By Zubeida Mustafa
WHILE going to the Karachi Press Club to attend a press conference called by the Citizens Trust Against Crime, I noticed heavy traffic moving in the wrong direction on a one-way street. When I asked Amjad, who was driving me, about this waywardness, he succinctly commented, “Bibi, aap ko pata naheen yeh Pakistan hai. Yahan koi poochnay wala naheen.” (This is Pakistan. No one checks).
A while later this was confirmed by the CTAC, a not-for-profit trust, when speaking of infringements of the law that are common in Karachi. What is worrying is the nexus between crime and the instruments of crime. The key facilitators are unlicensed weapons, illegal vehicles and untraceable SIMs.
According to the CTAC, these three often come together “to form a lethal arrangement that breeds and promotes crimes of all shades”.
After much research, the CTAC has collected data that underlines the staggering magnitude of the violation of the law with regard to illegally issued SIMs, unregistered vehicles and the proliferation of (unlawful) weapons in the country. These are found to be invariably involved in the crimes that are committed.
Had the figures not been so stupendous, one would have dismissed this as simply a case of misgovernance. Take the case of weapons, the most lethal of the three tools of crime. According to the CTAC, 70,000 arm licences have been issued to our parliamentarians alone, making the National Assembly the most militarised legislature in the world.
Many of these licences are for prohibited bores and are illegally used. Thus there are reportedly 2,300 private militias operating in the country, defying with impunity Article 256 of the Constitution that prohibits their formation.
Political and religious parties have armed wings not just for protection but also for their arm-twisting tactics. I am told that a hired assassin does not cost much. We can add to these private entrepreneurs in the world of crime who rob banks and snatch cars and mobile phones.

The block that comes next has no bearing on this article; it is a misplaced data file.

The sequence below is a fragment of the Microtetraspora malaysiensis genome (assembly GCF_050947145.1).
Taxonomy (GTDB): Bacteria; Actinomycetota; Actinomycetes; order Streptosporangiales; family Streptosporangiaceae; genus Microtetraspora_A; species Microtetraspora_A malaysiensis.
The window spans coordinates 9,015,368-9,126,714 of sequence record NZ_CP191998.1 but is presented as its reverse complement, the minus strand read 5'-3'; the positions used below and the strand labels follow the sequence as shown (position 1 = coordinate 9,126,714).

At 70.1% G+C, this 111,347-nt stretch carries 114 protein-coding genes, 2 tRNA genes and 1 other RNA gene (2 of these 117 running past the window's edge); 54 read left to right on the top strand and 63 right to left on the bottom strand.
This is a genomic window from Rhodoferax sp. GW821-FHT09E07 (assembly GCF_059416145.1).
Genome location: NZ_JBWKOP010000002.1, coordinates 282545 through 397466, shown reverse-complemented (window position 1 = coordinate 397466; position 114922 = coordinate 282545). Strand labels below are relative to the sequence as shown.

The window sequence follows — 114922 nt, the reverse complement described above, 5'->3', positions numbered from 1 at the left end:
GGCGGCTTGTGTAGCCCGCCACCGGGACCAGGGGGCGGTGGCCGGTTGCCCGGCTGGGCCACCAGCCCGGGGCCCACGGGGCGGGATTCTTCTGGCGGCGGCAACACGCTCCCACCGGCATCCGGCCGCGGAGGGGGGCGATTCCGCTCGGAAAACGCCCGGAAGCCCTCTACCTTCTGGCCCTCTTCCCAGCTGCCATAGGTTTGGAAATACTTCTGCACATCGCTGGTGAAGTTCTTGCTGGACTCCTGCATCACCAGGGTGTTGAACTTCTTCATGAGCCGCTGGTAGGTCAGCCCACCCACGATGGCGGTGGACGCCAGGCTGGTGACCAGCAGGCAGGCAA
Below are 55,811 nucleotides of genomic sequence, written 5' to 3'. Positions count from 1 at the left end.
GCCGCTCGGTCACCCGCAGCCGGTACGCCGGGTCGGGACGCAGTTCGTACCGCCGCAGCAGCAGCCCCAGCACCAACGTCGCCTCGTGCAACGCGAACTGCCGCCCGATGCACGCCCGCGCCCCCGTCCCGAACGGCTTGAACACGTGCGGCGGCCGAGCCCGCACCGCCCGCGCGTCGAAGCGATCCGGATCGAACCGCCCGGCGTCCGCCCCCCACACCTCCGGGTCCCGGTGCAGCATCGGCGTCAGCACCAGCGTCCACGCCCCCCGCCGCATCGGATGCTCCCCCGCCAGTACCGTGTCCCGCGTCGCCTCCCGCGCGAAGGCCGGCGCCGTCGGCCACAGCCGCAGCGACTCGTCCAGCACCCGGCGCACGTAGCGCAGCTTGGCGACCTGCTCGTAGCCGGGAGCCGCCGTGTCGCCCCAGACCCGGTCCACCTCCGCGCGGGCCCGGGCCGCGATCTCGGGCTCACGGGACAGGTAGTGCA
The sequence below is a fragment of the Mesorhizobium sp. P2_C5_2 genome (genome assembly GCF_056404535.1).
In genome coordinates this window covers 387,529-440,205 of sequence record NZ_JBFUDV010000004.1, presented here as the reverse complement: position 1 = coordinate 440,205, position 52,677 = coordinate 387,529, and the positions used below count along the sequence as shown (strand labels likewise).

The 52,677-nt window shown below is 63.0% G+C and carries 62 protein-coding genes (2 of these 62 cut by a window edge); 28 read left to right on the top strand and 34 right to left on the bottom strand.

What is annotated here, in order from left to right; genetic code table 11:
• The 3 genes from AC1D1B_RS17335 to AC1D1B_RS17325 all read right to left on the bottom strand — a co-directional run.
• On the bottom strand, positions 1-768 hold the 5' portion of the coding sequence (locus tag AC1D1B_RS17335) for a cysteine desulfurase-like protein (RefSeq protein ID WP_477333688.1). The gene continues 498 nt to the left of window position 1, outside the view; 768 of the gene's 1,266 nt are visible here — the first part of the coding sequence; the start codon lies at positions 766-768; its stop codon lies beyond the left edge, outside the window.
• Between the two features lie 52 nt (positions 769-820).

The Pakistan Telecommunications Authority (PTA) has allowed the unregulated issuance of SIMs that makes it impossible to trace the owners.
The CTAC quoted the figure of 40,000 for Afghan subscribers who have obtained SIMs in Pakistan and are untraceable. There have been cases of legally registered phone users discovering their personal details being used by phone companies to issue SIMs to strangers.
Similar are the wrongdoings in the context of motor vehicles. According to the CTAC thousands of “illegal, unregistered, smuggled, non-duty-paid, foreign and fake number plate vehicles” ply on our roads.
The government and police themselves have no knowledge of the number of transgressors. The CTAC estimates that 30pc of vehicles with green number plates (that only government vehicles can supposedly use) are fake. Other culprits are SUVs with foreign number plates.
One may well ask whether this phenomenon makes the police, the PTA and the excise department equal partners in crime.
Aren’t they conniving with the criminals by helping them cover up their tracks? Many targeted killings, bomb explosions, extortions and terrorist acts could have been prevented if investigations were thorough.
But how can they be when the owners of weapons, cars and mobile phones used for criminal activities cannot be traced in the absence of proper registration?
If this willingness to turn a blind eye to the violation of laws on a mass scale is simply rooted in corruption and apathy, it may still be possible to take corrective measures. The CTAC has made some sound recommendations which make sense.
A deweaponisation commission should be set up immediately which should have all firearm licences cancelled, to be issued again with proper biometrics. Similarly, the PTA should ensure the registration of SIMs and IMEIs which it can do if it does not submit to the bullying tactics of the powers that be and commercial interests. Some progress has been made in the registration of vehicles we have been told.
The problem begins when the government itself is more than corrupt — when it is criminalised and lacks the will to act. This has been demonstrated by its unwillingness to reform the police by depoliticising the force.
A member of the audience at the press conference pointed out that the CTAC was not addressing the root cause of crime — poverty, illiteracy and unemployment. Admittedly, these lead to unrest but the real cause of crime is the breakdown of the policing system that allows criminals to go scot-free. It is the police challenge that needs to be addressed on a priority basis.
The most heinous crimes are committed by the rich and the powerful with the connivance of the police. With criminals armed to the hilt, the resistance staged by the concerned section of civil society turns it into an unequal battle.